Microsoft word - metformin (glucophage).doc

The medication and its uses: Metformin is an insulin
Table 1: Health Problems Associated
sensitizing agent – it makes the job of insulin easier. Insulin With Insulin Resistance
resistance is almost always part of the problem in type 2 diabetes, and many consider metformin the best available treatment for type 2 diabetes – after increasing physical activity, decreasing carbohydrate intake and losing weight. Early on in the course of type 2 diabetes the body still makes lots of insulin, just not enough to overcome the underlying insulin resistance. Treating the insulin resistance may be all that is needed for the insulin still remaining to control blood sugar. Or metformin can be used to treat type 2 diabetes together with other medications or even with insulin injections. Because metformin simply helps the body’s
own insulin to do its job, metformin cannot by itself cause
significantly low blood sugar.
Insulin resistance usually precedes type 2 diabetes by many years, and it is associated with many other health problems – see table 1. Metformin can be used as a treatment in all these conditions and as part of a diabetes prevention plan – again best with weight loss, exercise and diet changes. Metformin preparations and doses: Metformin is available
Table 2: Metformin preparations
as brand-name Glucophage, but also as a generic medication. Early on some patients found the generic preparations much less effective, but that does not seem to be a problem any more. However, as with all medications, it is best to stick to Do not switch between the regular and the “XR” preparations, unless metformin of one manufacturer, and if you have to switch, pay attention to the possibility of new side-effects or changes in effect. Metformin comes as plain or as “XR” or “ER” for extended release. The plain may actually be better, and is the one to Table 3: How and when to take

start with. However, the extended release may have fewer side-effects. Do not switch between them unless instructed to do so. Metformin comes in tablets of 500 mg, 1,000 mg (1 g) and an older version not much used any more – 850 mg. The “XR” and “ER” preparations come in 500 mg and 750 mg, Don’t bother trying to “line up” metformin with a particular meal or and there is also a liquid form. If tolerated metformin should be used in the total dose of 2,000 mg (2 g) per day. Metformin is also included in combination pills with several other diabetes medications.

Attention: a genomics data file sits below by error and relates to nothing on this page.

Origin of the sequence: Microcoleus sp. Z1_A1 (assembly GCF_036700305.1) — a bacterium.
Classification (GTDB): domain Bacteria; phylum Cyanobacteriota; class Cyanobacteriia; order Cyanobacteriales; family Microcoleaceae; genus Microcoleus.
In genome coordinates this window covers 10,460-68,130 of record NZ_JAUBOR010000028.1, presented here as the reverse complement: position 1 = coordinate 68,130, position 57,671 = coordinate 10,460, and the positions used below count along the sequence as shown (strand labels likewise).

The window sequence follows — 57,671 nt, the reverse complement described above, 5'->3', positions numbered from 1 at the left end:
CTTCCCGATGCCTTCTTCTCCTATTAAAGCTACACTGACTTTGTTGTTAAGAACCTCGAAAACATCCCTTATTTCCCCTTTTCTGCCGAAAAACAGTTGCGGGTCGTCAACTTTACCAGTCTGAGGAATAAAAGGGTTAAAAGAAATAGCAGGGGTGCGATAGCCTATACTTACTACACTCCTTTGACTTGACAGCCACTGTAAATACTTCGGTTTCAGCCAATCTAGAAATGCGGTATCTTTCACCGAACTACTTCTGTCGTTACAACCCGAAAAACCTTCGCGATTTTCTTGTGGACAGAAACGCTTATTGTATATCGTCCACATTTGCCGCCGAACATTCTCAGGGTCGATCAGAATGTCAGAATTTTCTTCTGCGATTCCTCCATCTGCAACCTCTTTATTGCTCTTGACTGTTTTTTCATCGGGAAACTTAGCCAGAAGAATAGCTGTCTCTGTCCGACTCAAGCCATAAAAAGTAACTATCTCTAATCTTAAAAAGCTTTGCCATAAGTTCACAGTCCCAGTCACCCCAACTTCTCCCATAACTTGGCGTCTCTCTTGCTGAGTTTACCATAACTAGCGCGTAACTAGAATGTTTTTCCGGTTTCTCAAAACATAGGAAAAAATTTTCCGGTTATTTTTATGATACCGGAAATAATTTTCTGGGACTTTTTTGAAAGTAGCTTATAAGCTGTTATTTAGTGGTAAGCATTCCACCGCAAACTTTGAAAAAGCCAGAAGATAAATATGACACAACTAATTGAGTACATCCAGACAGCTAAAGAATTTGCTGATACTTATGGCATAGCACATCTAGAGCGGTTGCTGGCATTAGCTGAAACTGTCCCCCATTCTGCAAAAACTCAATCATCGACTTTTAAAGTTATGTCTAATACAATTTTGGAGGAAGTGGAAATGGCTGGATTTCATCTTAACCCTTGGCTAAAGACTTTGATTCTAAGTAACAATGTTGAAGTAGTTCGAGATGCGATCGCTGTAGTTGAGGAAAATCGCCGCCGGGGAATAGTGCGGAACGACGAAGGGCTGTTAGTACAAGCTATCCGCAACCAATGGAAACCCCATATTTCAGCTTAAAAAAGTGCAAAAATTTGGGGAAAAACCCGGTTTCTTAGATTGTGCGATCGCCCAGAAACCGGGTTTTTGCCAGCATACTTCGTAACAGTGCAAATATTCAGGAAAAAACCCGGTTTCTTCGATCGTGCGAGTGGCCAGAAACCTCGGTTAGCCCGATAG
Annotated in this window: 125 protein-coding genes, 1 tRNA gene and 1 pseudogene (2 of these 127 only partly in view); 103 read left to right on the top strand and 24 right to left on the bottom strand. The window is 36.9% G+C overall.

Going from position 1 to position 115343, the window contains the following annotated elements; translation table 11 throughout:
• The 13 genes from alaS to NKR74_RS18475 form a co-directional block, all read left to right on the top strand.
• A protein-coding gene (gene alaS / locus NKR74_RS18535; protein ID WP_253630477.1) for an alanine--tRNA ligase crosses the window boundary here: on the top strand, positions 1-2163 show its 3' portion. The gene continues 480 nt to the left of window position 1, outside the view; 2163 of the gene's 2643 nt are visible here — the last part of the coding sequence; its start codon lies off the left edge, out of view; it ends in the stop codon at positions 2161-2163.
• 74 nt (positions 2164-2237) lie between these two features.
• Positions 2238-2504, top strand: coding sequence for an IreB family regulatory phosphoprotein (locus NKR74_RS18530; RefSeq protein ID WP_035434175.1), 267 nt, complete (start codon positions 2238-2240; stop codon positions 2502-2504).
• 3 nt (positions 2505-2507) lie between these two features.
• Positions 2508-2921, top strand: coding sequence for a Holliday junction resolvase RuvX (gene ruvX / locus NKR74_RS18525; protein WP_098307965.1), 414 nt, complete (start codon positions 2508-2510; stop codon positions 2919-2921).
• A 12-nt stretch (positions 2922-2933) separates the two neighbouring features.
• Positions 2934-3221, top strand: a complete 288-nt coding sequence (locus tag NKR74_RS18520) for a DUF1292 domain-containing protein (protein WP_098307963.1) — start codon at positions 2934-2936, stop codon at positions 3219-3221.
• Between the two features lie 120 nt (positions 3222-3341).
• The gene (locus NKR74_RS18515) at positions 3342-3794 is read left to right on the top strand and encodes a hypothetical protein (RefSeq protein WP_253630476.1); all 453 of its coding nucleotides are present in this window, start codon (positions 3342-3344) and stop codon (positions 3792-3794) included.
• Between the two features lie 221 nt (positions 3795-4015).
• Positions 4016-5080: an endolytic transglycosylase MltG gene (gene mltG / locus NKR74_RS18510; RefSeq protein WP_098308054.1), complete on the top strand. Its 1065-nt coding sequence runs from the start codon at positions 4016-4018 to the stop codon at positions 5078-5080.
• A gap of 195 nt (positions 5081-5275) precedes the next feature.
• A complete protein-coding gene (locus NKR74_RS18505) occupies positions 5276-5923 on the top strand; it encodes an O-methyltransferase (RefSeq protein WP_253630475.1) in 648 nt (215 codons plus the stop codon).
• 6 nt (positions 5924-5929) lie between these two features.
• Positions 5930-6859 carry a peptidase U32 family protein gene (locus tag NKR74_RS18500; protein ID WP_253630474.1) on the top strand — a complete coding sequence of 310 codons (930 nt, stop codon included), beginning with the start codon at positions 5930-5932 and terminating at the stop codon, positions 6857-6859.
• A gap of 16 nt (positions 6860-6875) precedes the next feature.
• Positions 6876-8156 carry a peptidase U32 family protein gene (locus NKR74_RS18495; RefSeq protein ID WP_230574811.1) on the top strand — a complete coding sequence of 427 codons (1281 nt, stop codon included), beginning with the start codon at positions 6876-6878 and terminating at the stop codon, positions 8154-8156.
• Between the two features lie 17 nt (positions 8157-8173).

How to take metformin: Metformin is best taken with food to limit some of the unpleasant side-effects
described below. However, metformin works in the body for a long time and does not work just on the meal
that it is taken with. It can even just be taken all at once for the day, in particular the “XR” preparation. It
does not do any good to shift metformin to a different time of
day to try to get a better match to a larger meal, for instance,
or to try to deal with the blood sugar that seems to be always
Table 4: How start metformin
Metformin almost always causes digestive (gastrointestinal - GI) side-effects, which include some bloating, diarrhea, upset stomach, nausea and/or gas. These symptoms usually improve over one to three weeks. Metformin must be started slowly – see table 4 to the right – to minimize these problems. If other abnormal symptoms arise, such as a rash or severe GI problems, stop the metformin and call our office for GI* symptoms become tolerable, go to step 2. Metformin and Lactic Acidosis: In addition to the common
GI side-effects, metformin can cause VERY RARELY the severe and serious complication of Lactic Acidosis. There are no real symptoms of Lactic Acidosis, other than feeling terrible, but fortunately Lactic Acidosis does not usually “just happen”. It is usually precipitated by another illness or So, STOP taking metformin if you get ill at home, any
more than just “the sniffles” and do not restart till you feel
better. During this time monitor your blood sugar more and
don’t forget to look at your “Sick Day Protocol”, or call us after you have stopped the metformin, if you are not sure what
If after three weeks at any level
to do. As you might expect, patients sick enough to be in the your GI* symptoms do not
become tolerable, or if you
Another time of some concern is when an x-ray test with
simply cannot tolerate them
“contrast” is performed. This applies to IVP, most CT
earlier, go back to a lower dose
scans, angiograms and cardiac catheterization, but NOT
level and stay there.
MRI. If you are to have one of these done, tell the doctor

If you are not sure how to

ordering the test that you are taking metformin.
proceed, call our office at
Lactic Acidosis is also more common with certain other (814) 234 8800.
illnesses. Metformin should not be taken by patients with *GI = gastrointestinal
significant heart failure problems, cardiomyopathy (weak heart), kidney function impairment and liver problems. Significant alcohol intake can also be a concern and we recommend that patients taking metformin should not consume more than 1-2 alcoholic beverages per day, and no more than 5 week. In addition it is generally recommended that persons over the age of 70 or 75 not take metformin. Metformin and vitamin B-12: Metformin can interfere with the absorption from the gut into the body of
vitamin B12. This is a very important vitamin and we strongly recommend that you take 1,000 micrograms
of supplemental vitamin B12 daily, as long as you are taking metformin. You can get vitamin B12 over the



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